As coronavirus (COVID-19) cases continue to climb in California, the Archdiocese of Los Angeles has changed plans to reopen schools through distance learning only in the fall.
All schools in Los Angeles, Ventura, and Santa Barbara counties will begin the 2020-2021 school year as they ended the 2019-2020 one, with Zoom classes and online instructions. All three counties are on California’s current monitoring list, and will likely remain there until August, when schools are set to resume.
Although the archdiocese had originally planned to begin the school year with in-person instruction, the state’s changing requirements have made that impossible. Governor Gavin Newson recently issued new restrictions that have halted the state’s process of reopening, closing hair salons and other personal care services, and forbidding indoor dining in restaurants and bars, and indoor worship services.
“Though our return to our beloved campuses will be delayed for now, we will return,” said Paul Escala, Senior Director and Superintendent of Catholic Schools for the Archdiocese, in a letter to Catholic school families, educators and pastors. “Until then, our schools will open at a distance and our community will once again rise to the occasion.”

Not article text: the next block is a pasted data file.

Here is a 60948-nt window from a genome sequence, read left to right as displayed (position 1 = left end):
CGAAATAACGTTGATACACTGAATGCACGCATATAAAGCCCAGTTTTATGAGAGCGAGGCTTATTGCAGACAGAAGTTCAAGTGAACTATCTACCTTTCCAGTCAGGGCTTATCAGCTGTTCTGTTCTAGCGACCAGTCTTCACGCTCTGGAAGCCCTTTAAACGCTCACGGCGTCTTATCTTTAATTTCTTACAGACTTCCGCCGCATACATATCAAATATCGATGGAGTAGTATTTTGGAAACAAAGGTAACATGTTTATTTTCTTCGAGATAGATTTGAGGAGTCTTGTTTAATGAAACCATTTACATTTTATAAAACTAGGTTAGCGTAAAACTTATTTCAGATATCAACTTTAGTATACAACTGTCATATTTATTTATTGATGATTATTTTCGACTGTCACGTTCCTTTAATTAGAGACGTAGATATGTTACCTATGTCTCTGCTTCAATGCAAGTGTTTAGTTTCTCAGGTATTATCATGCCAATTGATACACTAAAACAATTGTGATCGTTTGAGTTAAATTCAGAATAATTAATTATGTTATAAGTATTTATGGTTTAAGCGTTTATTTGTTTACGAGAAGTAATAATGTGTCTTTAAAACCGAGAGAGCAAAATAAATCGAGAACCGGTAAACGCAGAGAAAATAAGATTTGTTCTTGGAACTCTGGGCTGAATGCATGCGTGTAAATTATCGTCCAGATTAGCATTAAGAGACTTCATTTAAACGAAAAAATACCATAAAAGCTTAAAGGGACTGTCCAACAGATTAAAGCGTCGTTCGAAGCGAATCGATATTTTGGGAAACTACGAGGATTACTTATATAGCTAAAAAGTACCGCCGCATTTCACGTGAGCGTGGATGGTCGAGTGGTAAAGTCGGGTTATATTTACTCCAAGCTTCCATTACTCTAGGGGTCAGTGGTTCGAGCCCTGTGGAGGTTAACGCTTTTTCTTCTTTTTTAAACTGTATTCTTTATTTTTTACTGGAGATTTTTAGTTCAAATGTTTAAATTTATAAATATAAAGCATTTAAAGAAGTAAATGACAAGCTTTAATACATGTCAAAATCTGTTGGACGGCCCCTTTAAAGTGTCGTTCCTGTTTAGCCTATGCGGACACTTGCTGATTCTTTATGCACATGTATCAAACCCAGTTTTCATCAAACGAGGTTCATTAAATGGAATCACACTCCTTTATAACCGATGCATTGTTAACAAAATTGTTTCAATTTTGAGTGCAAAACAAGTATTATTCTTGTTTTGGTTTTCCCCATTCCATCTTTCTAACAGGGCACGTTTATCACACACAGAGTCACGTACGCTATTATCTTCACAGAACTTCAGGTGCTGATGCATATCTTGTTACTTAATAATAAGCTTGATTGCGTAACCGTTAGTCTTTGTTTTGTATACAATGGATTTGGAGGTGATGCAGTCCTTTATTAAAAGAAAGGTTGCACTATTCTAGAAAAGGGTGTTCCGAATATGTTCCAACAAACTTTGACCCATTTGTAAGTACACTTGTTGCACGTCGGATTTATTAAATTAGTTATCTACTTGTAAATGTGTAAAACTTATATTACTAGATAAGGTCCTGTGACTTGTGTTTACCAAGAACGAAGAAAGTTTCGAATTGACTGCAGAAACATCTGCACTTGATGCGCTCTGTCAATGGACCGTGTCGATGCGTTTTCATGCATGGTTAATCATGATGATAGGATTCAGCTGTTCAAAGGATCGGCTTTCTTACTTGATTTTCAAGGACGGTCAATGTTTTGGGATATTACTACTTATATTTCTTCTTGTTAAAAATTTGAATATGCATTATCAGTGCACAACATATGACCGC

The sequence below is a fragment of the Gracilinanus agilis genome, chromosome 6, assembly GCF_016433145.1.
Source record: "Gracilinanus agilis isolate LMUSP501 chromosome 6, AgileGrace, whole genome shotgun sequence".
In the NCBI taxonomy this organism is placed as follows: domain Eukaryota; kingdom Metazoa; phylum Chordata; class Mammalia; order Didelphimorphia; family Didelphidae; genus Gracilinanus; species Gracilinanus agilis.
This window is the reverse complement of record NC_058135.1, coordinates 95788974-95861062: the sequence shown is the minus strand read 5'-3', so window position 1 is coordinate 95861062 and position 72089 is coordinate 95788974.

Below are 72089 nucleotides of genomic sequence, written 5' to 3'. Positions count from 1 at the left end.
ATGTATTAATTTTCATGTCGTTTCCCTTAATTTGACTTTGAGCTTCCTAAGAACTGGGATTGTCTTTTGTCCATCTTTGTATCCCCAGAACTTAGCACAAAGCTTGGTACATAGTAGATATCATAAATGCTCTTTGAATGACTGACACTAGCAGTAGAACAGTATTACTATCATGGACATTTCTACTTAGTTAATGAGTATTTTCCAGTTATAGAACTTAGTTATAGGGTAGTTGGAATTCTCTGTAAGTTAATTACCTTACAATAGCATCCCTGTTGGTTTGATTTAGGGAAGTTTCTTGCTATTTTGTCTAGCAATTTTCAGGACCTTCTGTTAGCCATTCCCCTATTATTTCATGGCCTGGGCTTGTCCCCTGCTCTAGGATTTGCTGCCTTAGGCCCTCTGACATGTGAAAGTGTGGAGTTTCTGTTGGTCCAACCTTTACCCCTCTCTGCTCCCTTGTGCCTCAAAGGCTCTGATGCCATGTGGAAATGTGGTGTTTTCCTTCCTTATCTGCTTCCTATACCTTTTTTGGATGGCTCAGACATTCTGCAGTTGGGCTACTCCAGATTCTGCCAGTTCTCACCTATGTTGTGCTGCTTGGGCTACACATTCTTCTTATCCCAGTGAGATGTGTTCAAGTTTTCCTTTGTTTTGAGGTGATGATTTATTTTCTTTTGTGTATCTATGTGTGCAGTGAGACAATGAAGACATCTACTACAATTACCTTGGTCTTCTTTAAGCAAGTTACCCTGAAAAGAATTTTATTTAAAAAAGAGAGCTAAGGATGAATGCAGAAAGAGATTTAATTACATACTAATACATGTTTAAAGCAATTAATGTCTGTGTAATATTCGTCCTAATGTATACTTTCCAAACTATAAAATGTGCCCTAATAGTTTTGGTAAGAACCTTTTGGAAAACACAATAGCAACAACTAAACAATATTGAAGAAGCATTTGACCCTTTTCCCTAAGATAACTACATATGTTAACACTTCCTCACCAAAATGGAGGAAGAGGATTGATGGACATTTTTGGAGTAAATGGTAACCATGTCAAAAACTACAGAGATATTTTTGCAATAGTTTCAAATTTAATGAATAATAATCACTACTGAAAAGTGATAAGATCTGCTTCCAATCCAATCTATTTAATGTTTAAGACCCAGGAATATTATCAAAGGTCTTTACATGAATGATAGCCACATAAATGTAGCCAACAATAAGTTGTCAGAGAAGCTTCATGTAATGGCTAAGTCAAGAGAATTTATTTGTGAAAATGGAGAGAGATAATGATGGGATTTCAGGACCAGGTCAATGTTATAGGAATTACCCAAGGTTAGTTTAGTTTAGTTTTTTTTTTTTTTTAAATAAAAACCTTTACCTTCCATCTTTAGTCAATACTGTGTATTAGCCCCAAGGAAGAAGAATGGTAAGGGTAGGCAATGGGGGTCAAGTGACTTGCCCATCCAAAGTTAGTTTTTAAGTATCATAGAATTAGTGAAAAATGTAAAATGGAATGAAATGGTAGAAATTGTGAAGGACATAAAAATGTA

Escala highlighted the extraordinary efforts of educators and staff at all 265 Catholic schools in the archdiocese to “prepare to welcome back students this fall.”
“We are so proud of their incredible efforts in planning for both in-person and distance, while simultaneously focusing on making campuses safe for students and staff,” he said. “Though the circumstances may not afford us the opportunity to start the school year in-person, our preparation efforts will pay-off when we are able to safely return to campuses.”
The ability to return to in-person learning is based on the state’s local health jurisdiction monitoring list. Counties on the state’s monitoring list are unable to implement in-person instruction. Once a county has been removed from the list for 14 days, schools can reopen to students.
“We are being called to be hopeful, resilient and faithful people. As one Catholic community, God calls us to come together once again for our children during difficult times. We will band together as we did in the spring because our Catholic schools are a gift — it’s where our students learn and love, and our families grow in faith and community,” said Escala.